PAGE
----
Setp. 21, 2008 -- Newly discovered bacterial alchemists could help save billions of plastic bottles from landfills. The Pseudomonas strains can convert the low-grade PET plastic used in drinks bottles into a more valuable and biodegradable plastic called PHA.
PHA is already used in medical applications, from artery-supporting tubes called stents to wound dressings.
The plastic can be processed to have a range of physical properties. However, one of the barriers to PHA reaching wider use is the absence of a way to make it in large quantities.
The new bacteria-driven process – termed upcycling – could address that, and make recycling PET bottles more economically attractive.
PET bugs Although billions of plastic bottles are made each year, few are ultimately recycled. Just 23.5% of US bottles were recycled in 2006.
This is because the recycling process simply converts the low value PET bottles into more PET, says Kevin O'Connor at University College Dublin, Ireland.
"We wanted to see if we could turn the plastic into something of higher value in an environmentally friendly way," he says.
O'Connor and colleagues knew that heating PET in the absence of oxygen – a process called pyrolysis – breaks it down into terephthalic acid (TA) and a small amount of oil and gas.
They also knew that some bacteria can grow and thrive on TA, and that other bacteria produce a high-value plastic PHA when stressed. So they wondered whether any bacteria could both feed on TA and convert it into PHA.
Bacteria hunt "It was a long shot to be honest," says O'Connor. His team studied cultures from around the world known to grow on TA, but none produced PHA. So they decided to look for undiscovered strains, in environments that naturally contain TA.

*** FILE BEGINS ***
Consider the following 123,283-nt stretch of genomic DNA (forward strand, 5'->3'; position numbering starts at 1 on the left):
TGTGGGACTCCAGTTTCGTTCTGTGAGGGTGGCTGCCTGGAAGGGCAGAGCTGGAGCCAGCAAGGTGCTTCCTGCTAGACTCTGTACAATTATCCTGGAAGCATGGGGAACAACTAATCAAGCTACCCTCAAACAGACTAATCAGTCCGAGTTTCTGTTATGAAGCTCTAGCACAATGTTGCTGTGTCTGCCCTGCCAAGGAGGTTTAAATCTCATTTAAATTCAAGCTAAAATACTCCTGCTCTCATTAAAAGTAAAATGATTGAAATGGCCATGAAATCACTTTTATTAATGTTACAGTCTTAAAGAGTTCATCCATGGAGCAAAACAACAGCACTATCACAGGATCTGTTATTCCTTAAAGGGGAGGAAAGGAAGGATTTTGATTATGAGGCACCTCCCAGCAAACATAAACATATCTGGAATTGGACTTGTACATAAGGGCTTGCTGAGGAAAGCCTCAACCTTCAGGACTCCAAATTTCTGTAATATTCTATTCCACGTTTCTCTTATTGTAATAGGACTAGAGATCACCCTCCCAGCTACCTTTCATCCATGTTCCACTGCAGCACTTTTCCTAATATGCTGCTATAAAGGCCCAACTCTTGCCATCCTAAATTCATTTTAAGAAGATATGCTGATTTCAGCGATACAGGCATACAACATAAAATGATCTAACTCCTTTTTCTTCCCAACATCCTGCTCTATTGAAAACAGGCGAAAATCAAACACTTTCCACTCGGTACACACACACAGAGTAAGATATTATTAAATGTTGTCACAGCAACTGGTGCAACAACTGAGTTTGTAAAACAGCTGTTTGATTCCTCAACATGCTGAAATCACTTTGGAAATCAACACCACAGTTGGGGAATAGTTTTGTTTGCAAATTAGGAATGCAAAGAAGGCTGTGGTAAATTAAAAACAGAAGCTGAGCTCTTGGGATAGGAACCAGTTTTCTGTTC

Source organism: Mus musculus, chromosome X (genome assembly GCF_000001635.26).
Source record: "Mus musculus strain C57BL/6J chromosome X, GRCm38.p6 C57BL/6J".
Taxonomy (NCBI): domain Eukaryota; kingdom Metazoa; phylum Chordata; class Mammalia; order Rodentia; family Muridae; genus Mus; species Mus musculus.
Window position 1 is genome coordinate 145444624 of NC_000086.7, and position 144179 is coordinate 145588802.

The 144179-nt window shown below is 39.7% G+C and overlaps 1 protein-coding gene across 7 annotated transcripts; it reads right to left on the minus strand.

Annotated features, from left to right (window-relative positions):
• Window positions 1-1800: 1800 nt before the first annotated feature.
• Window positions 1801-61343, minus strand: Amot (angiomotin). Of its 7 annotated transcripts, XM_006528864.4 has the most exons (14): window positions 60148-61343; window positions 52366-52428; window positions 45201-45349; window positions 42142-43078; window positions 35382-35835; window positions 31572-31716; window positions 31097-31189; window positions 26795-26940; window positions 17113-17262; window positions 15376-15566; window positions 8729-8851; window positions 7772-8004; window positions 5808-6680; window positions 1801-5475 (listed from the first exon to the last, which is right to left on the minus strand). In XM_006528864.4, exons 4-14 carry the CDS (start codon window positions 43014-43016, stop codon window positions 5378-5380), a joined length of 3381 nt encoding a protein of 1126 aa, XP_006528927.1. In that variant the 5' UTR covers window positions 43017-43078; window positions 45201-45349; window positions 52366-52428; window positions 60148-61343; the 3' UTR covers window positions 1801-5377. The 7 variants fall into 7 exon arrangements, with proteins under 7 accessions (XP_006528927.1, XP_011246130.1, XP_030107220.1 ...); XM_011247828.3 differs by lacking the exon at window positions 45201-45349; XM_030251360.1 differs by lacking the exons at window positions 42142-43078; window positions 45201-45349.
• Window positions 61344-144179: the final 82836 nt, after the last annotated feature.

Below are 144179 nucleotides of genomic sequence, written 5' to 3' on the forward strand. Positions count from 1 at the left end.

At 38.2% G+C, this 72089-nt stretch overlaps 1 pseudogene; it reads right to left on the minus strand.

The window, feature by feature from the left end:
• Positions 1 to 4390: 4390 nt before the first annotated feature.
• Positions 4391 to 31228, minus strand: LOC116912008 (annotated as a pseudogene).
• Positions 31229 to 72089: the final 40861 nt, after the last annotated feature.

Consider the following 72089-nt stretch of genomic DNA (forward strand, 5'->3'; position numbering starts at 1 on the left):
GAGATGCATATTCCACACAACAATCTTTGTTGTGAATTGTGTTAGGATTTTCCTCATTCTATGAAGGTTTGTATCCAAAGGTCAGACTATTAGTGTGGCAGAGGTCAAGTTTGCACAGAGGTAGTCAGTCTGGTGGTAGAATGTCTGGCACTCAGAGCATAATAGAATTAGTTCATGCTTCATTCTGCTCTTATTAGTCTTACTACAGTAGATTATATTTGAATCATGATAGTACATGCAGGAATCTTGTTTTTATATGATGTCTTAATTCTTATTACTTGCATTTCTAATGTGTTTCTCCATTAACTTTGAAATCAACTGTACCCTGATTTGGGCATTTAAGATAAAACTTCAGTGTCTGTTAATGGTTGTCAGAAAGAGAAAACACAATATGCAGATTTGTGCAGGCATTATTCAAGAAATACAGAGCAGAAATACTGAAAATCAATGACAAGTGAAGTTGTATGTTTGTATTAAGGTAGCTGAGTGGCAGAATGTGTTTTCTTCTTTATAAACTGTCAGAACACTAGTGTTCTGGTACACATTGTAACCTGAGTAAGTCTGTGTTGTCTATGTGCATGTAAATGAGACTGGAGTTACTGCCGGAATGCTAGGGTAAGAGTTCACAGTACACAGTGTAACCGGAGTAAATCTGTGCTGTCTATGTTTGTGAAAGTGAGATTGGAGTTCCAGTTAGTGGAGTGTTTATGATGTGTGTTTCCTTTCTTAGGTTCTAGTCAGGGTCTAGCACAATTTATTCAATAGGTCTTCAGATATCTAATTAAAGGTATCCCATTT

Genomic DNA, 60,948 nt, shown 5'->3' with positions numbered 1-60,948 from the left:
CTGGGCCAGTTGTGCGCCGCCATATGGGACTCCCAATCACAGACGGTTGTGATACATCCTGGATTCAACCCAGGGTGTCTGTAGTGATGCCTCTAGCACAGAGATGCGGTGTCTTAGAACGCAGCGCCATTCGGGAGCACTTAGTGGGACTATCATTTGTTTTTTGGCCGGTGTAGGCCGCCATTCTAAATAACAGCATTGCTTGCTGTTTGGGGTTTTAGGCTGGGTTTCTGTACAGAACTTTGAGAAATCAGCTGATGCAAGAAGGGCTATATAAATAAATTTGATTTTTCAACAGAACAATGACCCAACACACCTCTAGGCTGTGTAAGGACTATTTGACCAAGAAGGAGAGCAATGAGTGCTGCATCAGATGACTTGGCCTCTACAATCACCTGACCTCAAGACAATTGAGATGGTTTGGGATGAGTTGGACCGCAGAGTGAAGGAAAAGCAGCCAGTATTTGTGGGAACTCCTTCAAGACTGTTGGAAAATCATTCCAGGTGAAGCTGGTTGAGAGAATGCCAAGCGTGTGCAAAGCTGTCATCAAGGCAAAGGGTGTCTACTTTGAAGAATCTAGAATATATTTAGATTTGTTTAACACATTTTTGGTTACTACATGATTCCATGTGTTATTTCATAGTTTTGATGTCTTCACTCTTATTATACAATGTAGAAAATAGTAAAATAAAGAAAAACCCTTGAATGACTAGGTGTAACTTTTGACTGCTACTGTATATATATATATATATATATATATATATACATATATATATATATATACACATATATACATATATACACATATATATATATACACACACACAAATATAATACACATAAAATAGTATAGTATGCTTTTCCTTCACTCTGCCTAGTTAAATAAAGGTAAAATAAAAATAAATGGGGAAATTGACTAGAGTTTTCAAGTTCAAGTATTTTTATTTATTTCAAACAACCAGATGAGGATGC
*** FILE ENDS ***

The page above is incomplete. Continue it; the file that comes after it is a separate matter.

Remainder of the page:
Analysing soil bacteria from a PET bottle processing plant, which are likely to be exposed to small quantities of TA, yielded 32 colonies that could survive in the lab using TA as their only energy source.
After 48 hours they screened each culture for PHA. Three cultures, all similar to known strains of Pseudomonas, accumulated detectable quantities of the valuable plastic.
The next step is to improve the efficiency of the process, says O'Connor. "A quarter to a third of each cell is filled with plastic – we want to increase that to 50 to 60%."
Less landfill Sudesh Kumar, a microbiologist at the University of Science, Malaysia, in Penang, is impressed with the study.
"There are many other systems that are economically more viable to produce PHA with better material properties," he says. "But Kevin's work offers an interesting novel approach to solve the problem of PET accumulation in landfill dumps."
But it is still unlikely that using the new approach alone will appeal to industry, O'Connor says.
"Working with this kind of environmental technology in isolation, the chances of success are reduced," he says. The best approach, he continues, would be to use the new bacteria as just one part of a bio-refinery capable of upcycling an array of waste products in an environmentally friendly way.